Crossing the line for a story
It's not often I read a sports editor of a major Canadian newspaper opining in his section's pages, but that's what happened in the Montreal Gazette yesterday. Sports editor Stu Cowan took issue with how rival publication, the Journal de Montreal, snuck into a local hospital to take photos of an injured Saku Koivu:
In this city, the Canadiens are often viewed like a soap opera by the media and fans. But there are times when you have to remember the Canadiens players are real people.I agree. Journalism is becoming an occupation with an increasingly poor reputation among the general public, and that's a real shame. It — and even in terms of sports coverage — is vital, and we need to have quality people producing quality work in newsrooms in North America.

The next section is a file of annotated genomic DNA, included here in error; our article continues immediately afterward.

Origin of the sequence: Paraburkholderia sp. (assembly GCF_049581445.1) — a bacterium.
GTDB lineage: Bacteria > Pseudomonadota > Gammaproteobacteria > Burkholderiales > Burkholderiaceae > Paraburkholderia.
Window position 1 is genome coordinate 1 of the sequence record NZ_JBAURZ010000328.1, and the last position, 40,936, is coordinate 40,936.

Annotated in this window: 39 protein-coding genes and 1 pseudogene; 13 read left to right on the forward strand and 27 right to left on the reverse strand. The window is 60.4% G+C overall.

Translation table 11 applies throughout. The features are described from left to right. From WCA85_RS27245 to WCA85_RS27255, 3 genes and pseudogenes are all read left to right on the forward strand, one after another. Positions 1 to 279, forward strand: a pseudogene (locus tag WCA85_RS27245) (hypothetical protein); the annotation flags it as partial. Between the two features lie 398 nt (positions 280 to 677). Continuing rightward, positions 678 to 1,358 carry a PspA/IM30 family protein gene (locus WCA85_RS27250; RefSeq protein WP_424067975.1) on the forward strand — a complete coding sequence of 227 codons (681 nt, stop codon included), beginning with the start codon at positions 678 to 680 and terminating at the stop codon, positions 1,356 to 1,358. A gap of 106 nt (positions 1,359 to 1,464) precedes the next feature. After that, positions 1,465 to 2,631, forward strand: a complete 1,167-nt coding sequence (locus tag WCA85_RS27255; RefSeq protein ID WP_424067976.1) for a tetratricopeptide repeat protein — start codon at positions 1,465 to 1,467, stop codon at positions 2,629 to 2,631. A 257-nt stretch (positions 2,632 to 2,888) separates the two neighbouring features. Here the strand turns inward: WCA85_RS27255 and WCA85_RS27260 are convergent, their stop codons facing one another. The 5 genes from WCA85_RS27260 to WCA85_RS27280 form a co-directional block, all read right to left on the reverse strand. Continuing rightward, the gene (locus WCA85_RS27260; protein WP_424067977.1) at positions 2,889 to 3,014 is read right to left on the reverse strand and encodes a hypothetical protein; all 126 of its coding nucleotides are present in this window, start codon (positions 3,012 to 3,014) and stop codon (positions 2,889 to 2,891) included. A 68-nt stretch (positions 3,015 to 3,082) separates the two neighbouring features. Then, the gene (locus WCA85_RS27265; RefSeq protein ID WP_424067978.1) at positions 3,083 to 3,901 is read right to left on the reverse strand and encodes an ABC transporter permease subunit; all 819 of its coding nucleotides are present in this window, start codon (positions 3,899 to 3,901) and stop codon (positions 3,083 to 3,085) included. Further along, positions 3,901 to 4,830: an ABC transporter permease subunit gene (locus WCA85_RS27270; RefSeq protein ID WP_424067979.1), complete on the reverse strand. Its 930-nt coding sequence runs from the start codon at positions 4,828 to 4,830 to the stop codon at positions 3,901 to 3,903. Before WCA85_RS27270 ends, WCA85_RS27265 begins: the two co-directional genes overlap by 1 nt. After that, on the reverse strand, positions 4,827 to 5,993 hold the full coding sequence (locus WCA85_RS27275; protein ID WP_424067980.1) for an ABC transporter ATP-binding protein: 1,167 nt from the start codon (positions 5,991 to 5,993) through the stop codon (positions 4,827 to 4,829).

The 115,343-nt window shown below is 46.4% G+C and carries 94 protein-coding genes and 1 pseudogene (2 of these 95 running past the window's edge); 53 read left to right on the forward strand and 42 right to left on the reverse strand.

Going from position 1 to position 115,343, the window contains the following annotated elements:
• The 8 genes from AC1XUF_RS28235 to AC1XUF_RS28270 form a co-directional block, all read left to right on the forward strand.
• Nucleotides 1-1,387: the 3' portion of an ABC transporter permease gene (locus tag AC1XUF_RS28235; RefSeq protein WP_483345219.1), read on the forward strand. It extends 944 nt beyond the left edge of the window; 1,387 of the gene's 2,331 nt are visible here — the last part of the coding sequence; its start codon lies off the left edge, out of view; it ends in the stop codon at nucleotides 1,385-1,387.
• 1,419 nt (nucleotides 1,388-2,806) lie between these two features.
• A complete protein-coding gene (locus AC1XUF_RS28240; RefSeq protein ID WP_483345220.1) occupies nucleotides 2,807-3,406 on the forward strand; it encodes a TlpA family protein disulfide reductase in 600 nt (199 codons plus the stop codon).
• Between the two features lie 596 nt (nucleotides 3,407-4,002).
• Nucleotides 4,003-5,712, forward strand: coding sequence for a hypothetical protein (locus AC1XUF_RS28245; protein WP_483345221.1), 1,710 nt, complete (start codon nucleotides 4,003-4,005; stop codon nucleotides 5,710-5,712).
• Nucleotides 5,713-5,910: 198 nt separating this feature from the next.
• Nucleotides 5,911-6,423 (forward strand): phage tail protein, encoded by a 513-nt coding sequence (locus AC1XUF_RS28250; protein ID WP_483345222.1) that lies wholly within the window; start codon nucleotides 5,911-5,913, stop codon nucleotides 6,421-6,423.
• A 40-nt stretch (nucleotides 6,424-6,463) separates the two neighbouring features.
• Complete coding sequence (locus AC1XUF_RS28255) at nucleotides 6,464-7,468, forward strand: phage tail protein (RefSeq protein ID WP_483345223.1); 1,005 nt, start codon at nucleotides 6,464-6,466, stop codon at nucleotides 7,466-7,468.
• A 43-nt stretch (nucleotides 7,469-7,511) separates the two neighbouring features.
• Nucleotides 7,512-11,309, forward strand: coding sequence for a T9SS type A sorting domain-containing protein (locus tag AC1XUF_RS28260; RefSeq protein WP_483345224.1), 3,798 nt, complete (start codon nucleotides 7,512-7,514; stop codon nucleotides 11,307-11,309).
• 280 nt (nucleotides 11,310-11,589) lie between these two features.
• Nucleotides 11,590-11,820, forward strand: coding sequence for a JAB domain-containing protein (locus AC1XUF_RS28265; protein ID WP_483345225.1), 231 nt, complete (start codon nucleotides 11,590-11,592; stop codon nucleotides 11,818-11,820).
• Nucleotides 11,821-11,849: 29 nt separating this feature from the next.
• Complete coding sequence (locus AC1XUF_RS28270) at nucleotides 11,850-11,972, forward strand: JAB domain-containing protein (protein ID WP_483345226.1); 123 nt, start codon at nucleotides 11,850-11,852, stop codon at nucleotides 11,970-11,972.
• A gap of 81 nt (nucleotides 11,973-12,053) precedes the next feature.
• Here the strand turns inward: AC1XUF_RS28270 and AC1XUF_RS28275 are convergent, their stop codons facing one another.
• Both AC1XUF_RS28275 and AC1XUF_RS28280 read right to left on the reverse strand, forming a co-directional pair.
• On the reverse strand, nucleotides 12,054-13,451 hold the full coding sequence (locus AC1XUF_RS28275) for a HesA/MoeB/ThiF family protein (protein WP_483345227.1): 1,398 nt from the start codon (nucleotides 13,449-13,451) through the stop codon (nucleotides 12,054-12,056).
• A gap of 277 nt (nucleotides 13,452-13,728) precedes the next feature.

As captain, Koivu is one of the few players who never avoids the media after a game — win or lose he's waiting in the dressing room to answer questions. He took a lot of heat during his 23-game goal-less drought this season — including in this space — but never once hid from the notebooks or cameras.
With the extent of his injury uncertain and his family obviously worried, I think Koivu deserved some privacy at the hospital when he asked for it.
The thing I've learned is that it doesn't matter if you're a city reporter in Medicine Hat or on the sports desk at The Globe and Mail — the scorn is indiscriminate. And tabloid journalism tactics like this only perpetuate what is an unfortunate — and, for the most part, inaccurate — stereotype of journalists as rabid vultures.
My advice to readers? Be discriminate with what you read, know who's behind it and, most of all, support quality work over sensationalism.
Excellent piece (and credit to Sisu Hockey for the link).